It is stating the obvious to say that food producers should take all reasonable precautions and exercise due diligence to avoid selling, possessing for sale or producing food which does not comply with safety requirements or is injurious to health. Equally, they should be careful to properly represent the food product to the consumer. In so doing the food producer will hopefully avoid the criminal penalties that exist and also hopefully avoid the need for a product recall.
Food producers should consider purchasing product contamination recall cover. The cost of a product recall can be very high for food producers and often can be caused by a third party through no fault of the producers. On a practical level a recall can take over the business and, in a worst case scenario, can signal the end of the product if it does not regain consumer confidence. A recall, particularly a mishandled one, can even jeopardise the life of the business.
Critically, keeping good records will make a recall easier. It is, after all, a requirement under the EU principle of product traceability.
Typically food producers that have decided to purchase specific recall cover for a contaminated product fare much better than those that do not. There is a good chance that the insured food producer will have received training to cope with the unique pressures of a recall as part of the services offered by the insurer. They might even have processes set in place in the event of such a crisis. After notification of a loss, they will have access to professionals that can advise upon the proper handling of a recall, the law, any possible third party claims and handling the media. Most important, they will have access to professionals which will ensure that the relaunched product stands the best chance of rehabilitation.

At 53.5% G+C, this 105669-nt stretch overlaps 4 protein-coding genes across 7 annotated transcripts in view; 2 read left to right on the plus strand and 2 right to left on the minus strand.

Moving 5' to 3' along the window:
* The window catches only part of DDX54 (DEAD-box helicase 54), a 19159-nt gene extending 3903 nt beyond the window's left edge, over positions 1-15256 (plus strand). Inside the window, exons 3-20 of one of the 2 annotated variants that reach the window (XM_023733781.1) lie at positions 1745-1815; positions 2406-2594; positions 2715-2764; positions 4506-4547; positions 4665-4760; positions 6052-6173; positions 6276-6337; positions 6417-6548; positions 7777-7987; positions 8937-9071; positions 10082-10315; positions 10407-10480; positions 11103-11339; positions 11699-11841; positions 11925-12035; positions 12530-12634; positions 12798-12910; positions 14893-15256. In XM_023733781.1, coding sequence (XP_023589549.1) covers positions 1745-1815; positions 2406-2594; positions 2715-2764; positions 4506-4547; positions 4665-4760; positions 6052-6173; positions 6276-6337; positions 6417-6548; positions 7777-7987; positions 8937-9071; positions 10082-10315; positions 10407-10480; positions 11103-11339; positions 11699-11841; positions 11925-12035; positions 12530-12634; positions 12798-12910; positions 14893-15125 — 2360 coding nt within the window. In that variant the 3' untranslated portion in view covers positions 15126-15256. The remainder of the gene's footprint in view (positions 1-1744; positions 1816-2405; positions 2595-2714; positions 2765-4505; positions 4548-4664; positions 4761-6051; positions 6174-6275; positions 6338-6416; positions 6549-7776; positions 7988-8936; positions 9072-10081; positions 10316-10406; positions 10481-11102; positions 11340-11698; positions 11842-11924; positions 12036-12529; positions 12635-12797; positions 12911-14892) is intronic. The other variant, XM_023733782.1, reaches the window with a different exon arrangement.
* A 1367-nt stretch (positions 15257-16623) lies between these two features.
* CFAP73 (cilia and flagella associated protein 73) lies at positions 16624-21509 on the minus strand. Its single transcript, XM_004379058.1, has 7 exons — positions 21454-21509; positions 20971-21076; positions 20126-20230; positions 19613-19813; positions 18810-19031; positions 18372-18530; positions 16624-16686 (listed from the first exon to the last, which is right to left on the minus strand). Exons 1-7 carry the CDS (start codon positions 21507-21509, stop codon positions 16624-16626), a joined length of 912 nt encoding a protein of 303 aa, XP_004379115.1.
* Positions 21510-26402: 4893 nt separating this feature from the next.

Insurers are also becoming more aware of utilising their rights of subrogation. If the need for the recall can be shown to have been caused by a third party - typically a third party that may have caused the contamination when they supplied a harmful ingredient – insurers may well be keen to recover their outlay from that third party (and, typically, their liability insurers). This has an all round positive affect for the insured food producer and the consumer. A successfully subrogated claim will also have the important effect of improving the claims history of the insured food producer. Equally, in holding the liable third party to task, any failings in quality control will undoubtedly have a financial consequential affect upon them, particularly if they are uninsured, or if they have an excess under their liability policy. They may also face the risk of higher premiums when they seek to renew cover. Such additional costs should focus the mind of an errant supplier.
Christian Kelly is a partner in the law firm of Cozen O’Connor LLP. He advises insurers on first and third party claims concerning policies for product contamination recall cover